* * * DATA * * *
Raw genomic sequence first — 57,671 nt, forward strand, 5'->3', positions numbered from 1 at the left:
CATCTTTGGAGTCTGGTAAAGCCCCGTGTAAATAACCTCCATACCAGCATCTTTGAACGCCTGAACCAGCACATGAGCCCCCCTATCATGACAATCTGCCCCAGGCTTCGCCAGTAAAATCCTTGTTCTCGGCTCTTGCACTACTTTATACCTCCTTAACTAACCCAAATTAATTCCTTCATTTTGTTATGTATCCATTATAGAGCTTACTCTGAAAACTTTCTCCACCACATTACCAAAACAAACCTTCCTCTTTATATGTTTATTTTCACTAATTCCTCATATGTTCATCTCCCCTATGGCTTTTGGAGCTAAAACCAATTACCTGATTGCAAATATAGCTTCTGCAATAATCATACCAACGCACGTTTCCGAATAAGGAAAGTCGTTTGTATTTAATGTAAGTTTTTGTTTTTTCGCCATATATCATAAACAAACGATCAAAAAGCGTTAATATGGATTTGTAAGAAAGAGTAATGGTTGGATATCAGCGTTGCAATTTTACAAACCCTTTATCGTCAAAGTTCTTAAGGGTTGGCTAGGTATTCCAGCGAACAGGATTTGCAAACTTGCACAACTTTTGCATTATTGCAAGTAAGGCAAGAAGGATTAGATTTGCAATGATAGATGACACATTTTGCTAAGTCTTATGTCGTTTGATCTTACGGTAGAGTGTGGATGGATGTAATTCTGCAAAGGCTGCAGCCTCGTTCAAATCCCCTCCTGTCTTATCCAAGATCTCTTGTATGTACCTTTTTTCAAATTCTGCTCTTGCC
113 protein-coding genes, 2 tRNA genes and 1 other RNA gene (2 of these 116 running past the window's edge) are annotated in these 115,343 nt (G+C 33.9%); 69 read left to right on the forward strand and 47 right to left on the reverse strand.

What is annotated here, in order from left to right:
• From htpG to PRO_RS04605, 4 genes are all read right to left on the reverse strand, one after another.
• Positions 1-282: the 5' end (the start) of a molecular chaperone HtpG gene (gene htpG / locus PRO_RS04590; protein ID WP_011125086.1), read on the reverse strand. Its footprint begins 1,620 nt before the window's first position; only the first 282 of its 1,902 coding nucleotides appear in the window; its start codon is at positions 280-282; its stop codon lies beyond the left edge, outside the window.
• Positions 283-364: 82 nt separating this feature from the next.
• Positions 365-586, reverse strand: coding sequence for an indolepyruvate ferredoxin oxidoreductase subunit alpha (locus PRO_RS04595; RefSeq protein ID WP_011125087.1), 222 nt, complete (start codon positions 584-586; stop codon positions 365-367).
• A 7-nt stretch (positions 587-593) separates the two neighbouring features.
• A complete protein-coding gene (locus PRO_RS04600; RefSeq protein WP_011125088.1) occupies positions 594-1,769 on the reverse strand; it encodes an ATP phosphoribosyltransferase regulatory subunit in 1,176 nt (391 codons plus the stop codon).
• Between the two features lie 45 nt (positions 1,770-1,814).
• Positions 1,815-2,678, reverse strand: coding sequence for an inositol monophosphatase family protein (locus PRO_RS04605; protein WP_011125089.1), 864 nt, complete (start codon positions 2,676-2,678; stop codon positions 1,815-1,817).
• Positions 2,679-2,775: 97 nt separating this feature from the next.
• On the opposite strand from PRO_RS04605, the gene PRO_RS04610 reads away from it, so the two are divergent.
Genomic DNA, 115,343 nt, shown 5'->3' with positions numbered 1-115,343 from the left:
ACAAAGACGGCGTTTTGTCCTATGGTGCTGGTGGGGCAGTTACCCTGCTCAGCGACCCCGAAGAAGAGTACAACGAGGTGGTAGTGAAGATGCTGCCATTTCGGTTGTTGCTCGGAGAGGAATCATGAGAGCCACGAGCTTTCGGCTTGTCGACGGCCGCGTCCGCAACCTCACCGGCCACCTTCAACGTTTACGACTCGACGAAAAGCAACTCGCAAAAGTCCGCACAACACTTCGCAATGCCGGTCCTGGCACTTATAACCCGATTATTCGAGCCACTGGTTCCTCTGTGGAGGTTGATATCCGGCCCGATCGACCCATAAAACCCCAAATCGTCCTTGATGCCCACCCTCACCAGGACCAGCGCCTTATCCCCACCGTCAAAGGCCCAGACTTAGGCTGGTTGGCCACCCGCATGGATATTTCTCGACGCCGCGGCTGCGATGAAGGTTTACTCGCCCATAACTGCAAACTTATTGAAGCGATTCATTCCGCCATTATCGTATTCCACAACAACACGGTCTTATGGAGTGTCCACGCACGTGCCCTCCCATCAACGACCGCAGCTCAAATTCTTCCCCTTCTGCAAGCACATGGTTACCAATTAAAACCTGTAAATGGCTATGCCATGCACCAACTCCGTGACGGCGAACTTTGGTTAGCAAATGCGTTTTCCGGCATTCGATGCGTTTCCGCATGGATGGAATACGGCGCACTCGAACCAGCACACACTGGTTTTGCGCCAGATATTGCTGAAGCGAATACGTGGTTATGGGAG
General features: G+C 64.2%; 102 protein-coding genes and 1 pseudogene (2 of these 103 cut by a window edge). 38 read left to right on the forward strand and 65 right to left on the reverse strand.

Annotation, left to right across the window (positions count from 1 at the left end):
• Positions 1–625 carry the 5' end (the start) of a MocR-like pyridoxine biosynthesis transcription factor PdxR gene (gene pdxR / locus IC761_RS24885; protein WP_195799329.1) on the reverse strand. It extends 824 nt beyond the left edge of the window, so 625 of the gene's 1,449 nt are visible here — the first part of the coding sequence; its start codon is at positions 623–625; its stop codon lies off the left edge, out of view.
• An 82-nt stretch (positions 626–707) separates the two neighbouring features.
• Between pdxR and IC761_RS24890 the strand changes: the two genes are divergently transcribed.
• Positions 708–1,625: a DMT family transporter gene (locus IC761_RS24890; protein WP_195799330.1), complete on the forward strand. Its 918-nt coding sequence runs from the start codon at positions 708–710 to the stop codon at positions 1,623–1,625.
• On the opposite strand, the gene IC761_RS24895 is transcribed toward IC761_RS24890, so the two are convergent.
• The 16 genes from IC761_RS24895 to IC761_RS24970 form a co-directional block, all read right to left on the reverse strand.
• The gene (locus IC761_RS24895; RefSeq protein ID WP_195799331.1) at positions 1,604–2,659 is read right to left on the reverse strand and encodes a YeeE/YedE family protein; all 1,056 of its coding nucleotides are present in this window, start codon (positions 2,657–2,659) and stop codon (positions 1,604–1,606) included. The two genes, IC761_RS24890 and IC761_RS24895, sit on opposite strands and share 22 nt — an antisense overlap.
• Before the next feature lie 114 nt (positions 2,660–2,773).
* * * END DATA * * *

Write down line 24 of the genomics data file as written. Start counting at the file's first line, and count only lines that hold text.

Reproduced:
• The 16 genes from IC761_RS24895 to IC761_RS24970 form a co-directional block, all read right to left on the reverse strand.